September 14th, 2020 by Jane Turner
I review Of Ash & Shadow by Sarah King as part of a blog tour for Booktamins. I received a free ebook. Of Ash & Shadow is published on 15 September 2020.
The Fae stole everything from Wyn. Her home. Her family. Her soul. Now they want Her help.
A murderer for hire, but this mission – kill the Shadow Queen, the boogeyman of the realm – is a suicide mission. At best! If she doesn’t say yes, they’ll steal more of the small family she’s piecemealed together since dragging her ass out of Faerie three years ago.
Guided by a vaguely familiar dark elf, Wyn must traverse the Shadow Court, a barren wasteland with toxic air populated by nightmarish creatures. Faerie warps everything it touches.
And helping them? Means giving them the last part of herself. Her humanity.
Being politic, Ms King’s writing style is difficult to read. It’s full of similes, metaphors, strange phrasing, lack of punctuation, spelling errors and difficult word choices – all of which make up for a somewhat jarring reading experience.
For example: “…but no one often did.” “He tsked like a cartoon villain about to monologue.” “Disembarking from the stable…”
An intense edit for spelling, grammar, punctuation and readability is sorely needed, including the blurb above. Including the press kit.
The story is good.
Ms King has merged the our world and Faerie, with the fae warring with humans over a number of years. The ‘walls’ between realms are down, portals open everywhere, and fae causing so much havoc that the human population is in hiding.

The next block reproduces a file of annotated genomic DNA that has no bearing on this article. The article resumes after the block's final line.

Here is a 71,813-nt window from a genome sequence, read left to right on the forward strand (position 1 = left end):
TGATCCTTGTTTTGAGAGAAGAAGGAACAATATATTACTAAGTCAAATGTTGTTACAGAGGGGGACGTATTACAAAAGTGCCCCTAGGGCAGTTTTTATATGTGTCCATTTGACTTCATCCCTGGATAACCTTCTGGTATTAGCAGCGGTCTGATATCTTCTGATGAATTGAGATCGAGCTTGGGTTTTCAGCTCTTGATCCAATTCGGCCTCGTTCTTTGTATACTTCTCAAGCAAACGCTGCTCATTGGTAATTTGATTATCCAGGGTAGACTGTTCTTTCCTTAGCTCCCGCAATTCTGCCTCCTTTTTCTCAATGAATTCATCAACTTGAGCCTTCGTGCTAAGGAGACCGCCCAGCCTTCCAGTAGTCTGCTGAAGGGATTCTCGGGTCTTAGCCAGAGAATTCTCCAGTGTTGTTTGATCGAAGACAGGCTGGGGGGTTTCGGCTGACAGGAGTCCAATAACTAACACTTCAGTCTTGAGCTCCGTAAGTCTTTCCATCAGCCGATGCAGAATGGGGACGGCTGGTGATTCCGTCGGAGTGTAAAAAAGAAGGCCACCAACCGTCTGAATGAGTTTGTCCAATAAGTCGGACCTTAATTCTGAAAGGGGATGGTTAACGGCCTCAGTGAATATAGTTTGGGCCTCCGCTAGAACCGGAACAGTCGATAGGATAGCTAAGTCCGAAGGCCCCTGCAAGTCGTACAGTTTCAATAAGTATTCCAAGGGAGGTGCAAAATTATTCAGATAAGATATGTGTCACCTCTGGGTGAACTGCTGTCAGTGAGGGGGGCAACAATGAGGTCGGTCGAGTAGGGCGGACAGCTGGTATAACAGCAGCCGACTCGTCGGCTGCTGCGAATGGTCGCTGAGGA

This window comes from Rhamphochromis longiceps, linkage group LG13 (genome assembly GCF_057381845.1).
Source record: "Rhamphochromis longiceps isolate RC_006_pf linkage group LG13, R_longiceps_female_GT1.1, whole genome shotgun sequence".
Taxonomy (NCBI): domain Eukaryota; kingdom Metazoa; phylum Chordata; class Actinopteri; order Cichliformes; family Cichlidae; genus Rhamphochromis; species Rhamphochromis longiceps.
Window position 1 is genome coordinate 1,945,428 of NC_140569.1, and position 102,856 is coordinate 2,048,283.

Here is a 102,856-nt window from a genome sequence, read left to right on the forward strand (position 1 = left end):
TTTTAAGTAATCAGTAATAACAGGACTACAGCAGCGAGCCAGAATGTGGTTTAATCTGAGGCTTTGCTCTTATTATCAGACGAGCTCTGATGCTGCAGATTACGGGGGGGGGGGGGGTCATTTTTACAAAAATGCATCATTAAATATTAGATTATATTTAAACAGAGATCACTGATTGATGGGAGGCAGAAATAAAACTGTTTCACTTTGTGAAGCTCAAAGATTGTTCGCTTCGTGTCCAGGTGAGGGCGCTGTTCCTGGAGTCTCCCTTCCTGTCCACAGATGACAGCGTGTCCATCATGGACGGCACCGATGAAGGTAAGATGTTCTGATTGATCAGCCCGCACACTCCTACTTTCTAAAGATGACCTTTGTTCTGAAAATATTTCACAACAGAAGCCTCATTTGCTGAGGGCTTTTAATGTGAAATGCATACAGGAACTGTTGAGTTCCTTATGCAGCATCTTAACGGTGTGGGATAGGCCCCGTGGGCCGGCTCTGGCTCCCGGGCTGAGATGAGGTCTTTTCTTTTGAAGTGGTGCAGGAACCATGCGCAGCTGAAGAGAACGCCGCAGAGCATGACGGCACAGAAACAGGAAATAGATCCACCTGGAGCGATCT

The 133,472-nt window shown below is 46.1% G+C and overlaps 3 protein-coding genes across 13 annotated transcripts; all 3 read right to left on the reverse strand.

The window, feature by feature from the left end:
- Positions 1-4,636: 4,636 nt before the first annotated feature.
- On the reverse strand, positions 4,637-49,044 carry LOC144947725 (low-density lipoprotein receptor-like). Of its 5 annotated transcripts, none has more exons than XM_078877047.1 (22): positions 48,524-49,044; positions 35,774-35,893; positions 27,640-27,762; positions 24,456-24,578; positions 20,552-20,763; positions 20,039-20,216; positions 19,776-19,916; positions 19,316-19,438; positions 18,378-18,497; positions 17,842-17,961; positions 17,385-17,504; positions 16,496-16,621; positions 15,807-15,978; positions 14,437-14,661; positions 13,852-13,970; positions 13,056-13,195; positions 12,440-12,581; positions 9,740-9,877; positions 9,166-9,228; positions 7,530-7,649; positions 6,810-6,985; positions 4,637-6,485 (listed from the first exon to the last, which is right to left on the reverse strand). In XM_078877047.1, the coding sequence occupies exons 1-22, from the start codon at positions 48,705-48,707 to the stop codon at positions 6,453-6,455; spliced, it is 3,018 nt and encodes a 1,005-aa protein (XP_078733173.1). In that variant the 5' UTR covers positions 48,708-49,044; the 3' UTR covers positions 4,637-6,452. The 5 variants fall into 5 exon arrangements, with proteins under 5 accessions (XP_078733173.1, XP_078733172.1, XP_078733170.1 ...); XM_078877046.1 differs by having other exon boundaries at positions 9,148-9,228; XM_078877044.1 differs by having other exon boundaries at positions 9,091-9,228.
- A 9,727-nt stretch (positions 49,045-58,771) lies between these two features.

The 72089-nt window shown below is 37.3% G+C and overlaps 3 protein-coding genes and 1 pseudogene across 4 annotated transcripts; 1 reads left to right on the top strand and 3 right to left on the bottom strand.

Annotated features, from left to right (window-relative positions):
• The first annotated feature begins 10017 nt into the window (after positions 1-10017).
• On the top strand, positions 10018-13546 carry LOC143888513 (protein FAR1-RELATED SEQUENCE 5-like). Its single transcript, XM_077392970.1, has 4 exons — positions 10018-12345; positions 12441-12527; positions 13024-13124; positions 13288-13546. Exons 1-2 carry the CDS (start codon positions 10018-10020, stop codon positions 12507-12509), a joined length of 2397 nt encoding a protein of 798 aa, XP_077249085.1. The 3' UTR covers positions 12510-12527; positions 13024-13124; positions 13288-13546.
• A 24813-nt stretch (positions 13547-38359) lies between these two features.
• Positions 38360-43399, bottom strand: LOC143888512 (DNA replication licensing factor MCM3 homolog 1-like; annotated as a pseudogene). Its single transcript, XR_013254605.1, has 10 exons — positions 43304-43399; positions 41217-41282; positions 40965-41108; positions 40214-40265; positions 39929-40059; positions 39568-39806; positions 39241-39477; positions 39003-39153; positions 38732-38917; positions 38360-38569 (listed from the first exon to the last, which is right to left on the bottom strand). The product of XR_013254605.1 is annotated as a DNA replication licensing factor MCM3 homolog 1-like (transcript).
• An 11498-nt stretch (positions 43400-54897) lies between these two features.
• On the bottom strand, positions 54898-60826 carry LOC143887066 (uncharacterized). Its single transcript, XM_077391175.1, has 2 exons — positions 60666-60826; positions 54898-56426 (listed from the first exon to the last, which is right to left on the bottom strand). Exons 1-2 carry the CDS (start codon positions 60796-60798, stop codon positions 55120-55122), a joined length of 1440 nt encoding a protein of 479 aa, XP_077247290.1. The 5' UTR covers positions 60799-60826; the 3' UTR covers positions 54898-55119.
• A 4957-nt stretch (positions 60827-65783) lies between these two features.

Enter our heroine, Wyn (short for Wynnifred). Wyn was kidnapped by the fae as a child and forced to spend a (human) year and a day with a narcissistic, sadistic, power-hungry evil fae – where a year and a day equates to something like 72 fae years. When released (though it’s never really clear how she got out), Wyn becomes a fae killer; part of a the human resistance against fae occupation.
After killing a winter fae deep in a forest, she is taken by a fae prince, who wants to send her on a deadly mission to retrieve a ‘ceremonial’ stone from the Shadow Court – that part of fae that’s never spoken of, that some even deny exists.
So, the characters are good – Wyn’s fairly well fleshed, Keir too, and the mysteries surrounding Cyrus and his crew don’t really need exposition. The story is interesting; though there are parts that are a little formulaic, there’s enough variation to keep even this (heavily seasoned) reader involved. I liked the ending, the inventive structure of the colosseum, Wyn’s work and the introductions of minor characters that you can tell will be important in any sequel.
All up, I didn’t enjoy this read – there was simply too much for my editorial eye to ignore. But I enjoyed the story – it’s creative, engaging and the characters will resonate with readers. Given it’s a YA fantasy, I don’t think Ms King will have any issues pitching this to her target audience.
The book has its issues but, as a first novel, it’s an excellent effort and will be enjoyed by YA readers.
Sarah King is the author of the YA Dark Fantasy novel Of Ash & Shadow. Sarah wrote her first book at fourteen and quickly decided it would never again see the light of day. Six (never-to-be-seen-again) books later, she wrote the first incarnation of Of Ash & Shadow during her final residency at Seton Hill University‘s Writing Popular Fiction MFA program.
A Connecticut native, Sarah currently lives in Tampa, Florida with her very understanding, listens-to-her-rave-about-the-stupidity-of-writing-a-golden-sword-into-her-book, boyfriend and two (lovingly spastic) dogs. Dogs who she honestly talks about more than her writing.
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